Good rules to live by:
    Only have one ground on your system and have that at your power supply. If you have both supplies adjacent to each other, you MAY get away with grounding both without experiencing ground loop hum. If your two supplies are on opposite sides of an arena, you may need to float the ground on one of the supplies to avoid ground loop hum. Remember ClearCom's old style party lines are single-sided / unbalanced systems.
    NEVER connect any #1 contacts and / or shields to ground. Use heat-shrink and / or Teflon sleeving to keep all shields insulated from ground.
    Enable only one termination per channel and each channel requires its own termination.
    Be careful when using multiple base station / power supplies to NOT double terminate any one channel.
    Watch the sequence of the hard-wiring connection points on all two channel, hard-wired stations. I can't recall a specific model number but one of the small, 2 gang, wall stations has some of it's terminals in an order that my catch you napping. They're clearly and correctly labelled but perhaps not quite in what you'd think a logical sequence.
    My eyesight is extremely poor but I thought I noticed you running your base station with the A & B channels coupled together creating, effectively, a single channel system. No problem, none whatsoever so long as you're aware of it.
    I was unable to see / read the additional connections and controls on the black bezel of the station you asked about and thus am not commenting.
    Questions about old style ClearCom party line gear, bring em' on. New digital stations, ask another poster.
    Toodleoo!
    Ron Hebbard.
     
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  9. MNicolai

    MNicolai Well-Known Member Fight Leukemia

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    Rather than replace the dual XLR3 connectors, I would create a dual XLR3 cable that straps onto the terminal strip of the KB unit. The wiring diagram is accurate. Each of the 3-pin cables busses together on the +30V and Ground, and then Ch A and Ch B land on discrete terminals.

    upload_2017-11-13_23-54-25.png

    The addition of the speaker station shouldn't load down your PSU too much. Really depends on how many beltpacks you're pushing on top of it though.

    The portable box is actually supposed to be an XLR3 and only supports one channel down the cable. My suspicion is someone modded that unit to an XLR4 to make it a 2ch unit down the cable so the A/B switch functions as expected.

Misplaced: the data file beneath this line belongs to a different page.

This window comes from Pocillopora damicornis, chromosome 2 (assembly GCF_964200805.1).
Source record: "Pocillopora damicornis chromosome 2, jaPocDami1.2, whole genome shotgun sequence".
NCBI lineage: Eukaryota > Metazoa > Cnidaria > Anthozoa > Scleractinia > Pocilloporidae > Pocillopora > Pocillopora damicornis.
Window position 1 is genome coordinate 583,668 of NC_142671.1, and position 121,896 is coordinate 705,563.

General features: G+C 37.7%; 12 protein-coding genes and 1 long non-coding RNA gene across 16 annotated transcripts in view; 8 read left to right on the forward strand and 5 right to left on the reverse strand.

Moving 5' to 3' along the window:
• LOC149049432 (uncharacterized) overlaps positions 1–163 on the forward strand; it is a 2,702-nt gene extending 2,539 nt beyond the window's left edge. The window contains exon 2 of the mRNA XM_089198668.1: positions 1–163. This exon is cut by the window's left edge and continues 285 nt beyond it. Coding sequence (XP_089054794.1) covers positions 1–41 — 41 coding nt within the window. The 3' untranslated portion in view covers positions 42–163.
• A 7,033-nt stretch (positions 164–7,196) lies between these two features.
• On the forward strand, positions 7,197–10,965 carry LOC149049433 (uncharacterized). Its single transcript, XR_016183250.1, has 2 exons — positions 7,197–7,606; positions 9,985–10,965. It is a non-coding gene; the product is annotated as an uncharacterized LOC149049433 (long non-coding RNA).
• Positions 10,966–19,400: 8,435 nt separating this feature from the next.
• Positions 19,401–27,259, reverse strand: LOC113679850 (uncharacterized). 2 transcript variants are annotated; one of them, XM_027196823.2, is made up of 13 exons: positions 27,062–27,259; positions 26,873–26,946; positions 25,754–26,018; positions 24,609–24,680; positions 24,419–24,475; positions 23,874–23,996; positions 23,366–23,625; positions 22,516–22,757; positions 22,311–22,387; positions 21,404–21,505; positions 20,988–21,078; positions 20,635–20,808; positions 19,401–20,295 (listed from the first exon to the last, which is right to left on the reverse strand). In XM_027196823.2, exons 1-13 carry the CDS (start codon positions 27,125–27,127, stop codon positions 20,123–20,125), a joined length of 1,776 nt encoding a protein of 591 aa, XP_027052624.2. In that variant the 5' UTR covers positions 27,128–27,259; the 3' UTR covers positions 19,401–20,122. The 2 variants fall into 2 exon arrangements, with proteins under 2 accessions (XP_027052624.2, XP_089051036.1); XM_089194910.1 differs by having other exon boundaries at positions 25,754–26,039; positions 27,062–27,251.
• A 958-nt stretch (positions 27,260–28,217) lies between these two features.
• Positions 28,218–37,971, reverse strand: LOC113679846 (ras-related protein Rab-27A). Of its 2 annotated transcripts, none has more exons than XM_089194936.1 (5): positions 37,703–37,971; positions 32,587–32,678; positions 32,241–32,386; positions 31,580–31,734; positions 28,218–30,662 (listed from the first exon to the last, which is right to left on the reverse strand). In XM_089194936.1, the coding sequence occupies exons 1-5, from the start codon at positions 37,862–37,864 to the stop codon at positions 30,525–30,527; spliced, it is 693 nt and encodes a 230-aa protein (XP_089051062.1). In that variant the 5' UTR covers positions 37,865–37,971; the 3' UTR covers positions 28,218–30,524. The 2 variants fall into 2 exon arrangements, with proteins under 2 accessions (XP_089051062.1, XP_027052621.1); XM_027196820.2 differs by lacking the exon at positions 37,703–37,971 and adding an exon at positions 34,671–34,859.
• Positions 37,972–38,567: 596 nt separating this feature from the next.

[​IMG]
     
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  10. RonHebbard

    RonHebbard Well-Known Member Premium Member

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    @Les @derekleffew Here's my recollection. When ClearCom offered the stylish little wooden back-box, they only offered it with XLR-3 males and females intended for use with single channel installations. When mounting dual channel stations, I've done it a couple of ways. If the system only has two channels in total, I've swapped ClearCom's original pair of XLR-3s for anything up to XLR-7's and CLEARLY LABELLED them depending upon the needs of the system. I believe, they also offered wall stations with four channel selector switches and I've retro-fitted the wooden desk-top housings to accommodate all manners of multi-pins and / or dual rows of male and female XLR-3s, basically whatever it took to suite the needs of the installation. Being a reputable installer, my partners and I provided multiple copies of ALL documentation. Queries? Keep 'em coming.
    Toodleoo!
    Ron Hebbard.
     
  11. Les

    Les Well-Known Member Premium Member

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    @RonHebbard
    We currently have three speaker stations (KB111A):
    • Sound
    • Lighting
    • Stage Manager Console (Located SL)

    And the following headset stations (* marks in-use; ** marks seldom-use)
    • Followspot 1*
    • Followspot 2*
    • ASM SR* (to become speaker station)
    • Booth Center* (to become desktop speaker station)
    • SL Rear Wall**
    • SR Rear Wall**
    • Gallery 1**
    • Gallery 2**
    • House Left Catwalk**
    • House Right Catwalk**
    • Dimmer Room**

    We usually run the three base stations and about 4 beltpacks (sometimes 5). After the upgrade, I would intend to run 5 base stations and a reasonable max of 2-3 beltpacks. I will see if I can find the manual for our PSU. I do think we can possibly scrape by since we rarely use most of our beltpack stations, and never all for one show. Heck, last time I checked, we only had 4 or 5 working beltpacks on the premises and it's likely to stay that way.

    The buttons on the bezel are labeled as follows. For the record, we never use these:

    Top two (amber)
    • Page Stage
    • Page Backstage
    *These light up when the Audience Recall Chime is sounded. I assume they also sound the chime but to be honest I don't think I've tried.

    Middle (Clear)
    • Headset
    • Mic/Spkr

    Bottom (XLR)
    • Microphone
     
    Last edited: Nov 14, 2017 at 12:57 AM
  12. RonHebbard

    RonHebbard Well-Known Member Premium Member

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    @Les Beware the unbalanced ClearCom in your dimmer room will likely pick up dimmer / SCR noise big time: In general due to it being unbalanced and even more so whenever its mic is enabled. In my early days in the Stratford Festival's main stage dimmer room, they had a telco operator style weighted single conductor cable style hard patch for their then 100 dimmers. Occasionally it was necessary for an electrician to be on comms to execute hard re-patches between specific lighting cues. This resulted in horrible hum pick-up which was even worse when he enabled his mic to acknowledge. The solution was an ugly, but extremely effective, modification to a Beyer DT-109 headset. A replacement dynamic mic element was wired in series aiding, but mounted externally on the rear side of the originally supplied mic and its boom. Note the two elements were connected in series aiding rather than opposing but since they were physically mounted back to back, any hum picked up by one was picked up by the other 180 degrees out of polarity thus cancelling the majority of the hum picked up. It looked hideous, but the headset never left the dimmer room and served its purpose well.
    Not a hum reducing method you employ very often but I've always remembered how well it worked in case I'm ever in need of it again.
    Toodleoo
    Ron Hebbard.
     
  13. Les

    Les Well-Known Member Premium Member